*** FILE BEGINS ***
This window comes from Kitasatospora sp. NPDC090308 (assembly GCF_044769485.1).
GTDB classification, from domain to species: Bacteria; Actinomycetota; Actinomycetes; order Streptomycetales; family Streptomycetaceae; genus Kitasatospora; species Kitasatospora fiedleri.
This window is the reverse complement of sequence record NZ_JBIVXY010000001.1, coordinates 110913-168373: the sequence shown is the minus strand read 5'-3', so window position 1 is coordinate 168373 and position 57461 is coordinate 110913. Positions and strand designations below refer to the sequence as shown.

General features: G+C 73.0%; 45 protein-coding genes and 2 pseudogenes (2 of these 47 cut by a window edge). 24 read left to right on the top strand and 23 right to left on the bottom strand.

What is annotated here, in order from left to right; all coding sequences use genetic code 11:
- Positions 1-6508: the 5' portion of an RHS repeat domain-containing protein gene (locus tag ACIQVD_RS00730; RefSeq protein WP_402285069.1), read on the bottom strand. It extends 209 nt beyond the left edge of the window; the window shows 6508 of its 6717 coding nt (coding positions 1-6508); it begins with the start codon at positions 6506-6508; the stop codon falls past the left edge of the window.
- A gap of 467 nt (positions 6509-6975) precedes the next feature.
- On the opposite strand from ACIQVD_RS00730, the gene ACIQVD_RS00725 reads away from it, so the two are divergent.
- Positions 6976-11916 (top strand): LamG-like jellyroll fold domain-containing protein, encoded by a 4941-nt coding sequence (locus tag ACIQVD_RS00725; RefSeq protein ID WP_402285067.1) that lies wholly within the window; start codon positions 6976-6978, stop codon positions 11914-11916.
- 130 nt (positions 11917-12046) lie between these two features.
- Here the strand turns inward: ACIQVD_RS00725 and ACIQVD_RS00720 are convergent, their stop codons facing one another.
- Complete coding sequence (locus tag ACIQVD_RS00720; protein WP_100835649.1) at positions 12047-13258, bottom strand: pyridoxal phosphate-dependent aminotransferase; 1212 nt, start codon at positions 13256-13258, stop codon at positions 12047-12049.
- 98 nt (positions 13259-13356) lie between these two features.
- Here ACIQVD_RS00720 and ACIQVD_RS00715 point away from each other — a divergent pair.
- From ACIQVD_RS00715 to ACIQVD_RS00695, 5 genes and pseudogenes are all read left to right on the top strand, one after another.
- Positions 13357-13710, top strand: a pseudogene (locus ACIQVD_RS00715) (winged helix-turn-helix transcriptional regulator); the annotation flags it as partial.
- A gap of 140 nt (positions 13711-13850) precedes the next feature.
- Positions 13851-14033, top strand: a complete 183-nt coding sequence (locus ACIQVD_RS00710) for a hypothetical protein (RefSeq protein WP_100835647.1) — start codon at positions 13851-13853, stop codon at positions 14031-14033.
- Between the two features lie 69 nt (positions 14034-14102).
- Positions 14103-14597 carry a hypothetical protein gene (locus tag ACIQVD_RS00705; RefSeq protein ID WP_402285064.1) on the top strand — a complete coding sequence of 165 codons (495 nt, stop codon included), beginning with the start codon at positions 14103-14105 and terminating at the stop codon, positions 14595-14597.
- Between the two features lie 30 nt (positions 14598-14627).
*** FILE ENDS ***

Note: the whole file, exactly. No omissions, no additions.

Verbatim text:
This window comes from Kitasatospora sp. NPDC090308 (assembly GCF_044769485.1).
GTDB classification, from domain to species: Bacteria; Actinomycetota; Actinomycetes; order Streptomycetales; family Streptomycetaceae; genus Kitasatospora; species Kitasatospora fiedleri.
This window is the reverse complement of sequence record NZ_JBIVXY010000001.1, coordinates 110913-168373: the sequence shown is the minus strand read 5'-3', so window position 1 is coordinate 168373 and position 57461 is coordinate 110913. Positions and strand designations below refer to the sequence as shown.

General features: G+C 73.0%; 45 protein-coding genes and 2 pseudogenes (2 of these 47 cut by a window edge). 24 read left to right on the top strand and 23 right to left on the bottom strand.

What is annotated here, in order from left to right; all coding sequences use genetic code 11:
- Positions 1-6508: the 5' portion of an RHS repeat domain-containing protein gene (locus tag ACIQVD_RS00730; RefSeq protein WP_402285069.1), read on the bottom strand. It extends 209 nt beyond the left edge of the window; the window shows 6508 of its 6717 coding nt (coding positions 1-6508); it begins with the start codon at positions 6506-6508; the stop codon falls past the left edge of the window.
- A gap of 467 nt (positions 6509-6975) precedes the next feature.
- On the opposite strand from ACIQVD_RS00730, the gene ACIQVD_RS00725 reads away from it, so the two are divergent.
- Positions 6976-11916 (top strand): LamG-like jellyroll fold domain-containing protein, encoded by a 4941-nt coding sequence (locus tag ACIQVD_RS00725; RefSeq protein ID WP_402285067.1) that lies wholly within the window; start codon positions 6976-6978, stop codon positions 11914-11916.
- 130 nt (positions 11917-12046) lie between these two features.
- Here the strand turns inward: ACIQVD_RS00725 and ACIQVD_RS00720 are convergent, their stop codons facing one another.
- Complete coding sequence (locus tag ACIQVD_RS00720; protein WP_100835649.1) at positions 12047-13258, bottom strand: pyridoxal phosphate-dependent aminotransferase; 1212 nt, start codon at positions 13256-13258, stop codon at positions 12047-12049.
- 98 nt (positions 13259-13356) lie between these two features.
- Here ACIQVD_RS00720 and ACIQVD_RS00715 point away from each other — a divergent pair.
- From ACIQVD_RS00715 to ACIQVD_RS00695, 5 genes and pseudogenes are all read left to right on the top strand, one after another.
- Positions 13357-13710, top strand: a pseudogene (locus ACIQVD_RS00715) (winged helix-turn-helix transcriptional regulator); the annotation flags it as partial.
- A gap of 140 nt (positions 13711-13850) precedes the next feature.
- Positions 13851-14033, top strand: a complete 183-nt coding sequence (locus ACIQVD_RS00710) for a hypothetical protein (RefSeq protein WP_100835647.1) — start codon at positions 13851-13853, stop codon at positions 14031-14033.
- Between the two features lie 69 nt (positions 14034-14102).
- Positions 14103-14597 carry a hypothetical protein gene (locus tag ACIQVD_RS00705; RefSeq protein ID WP_402285064.1) on the top strand — a complete coding sequence of 165 codons (495 nt, stop codon included), beginning with the start codon at positions 14103-14105 and terminating at the stop codon, positions 14595-14597.
- Between the two features lie 30 nt (positions 14598-14627).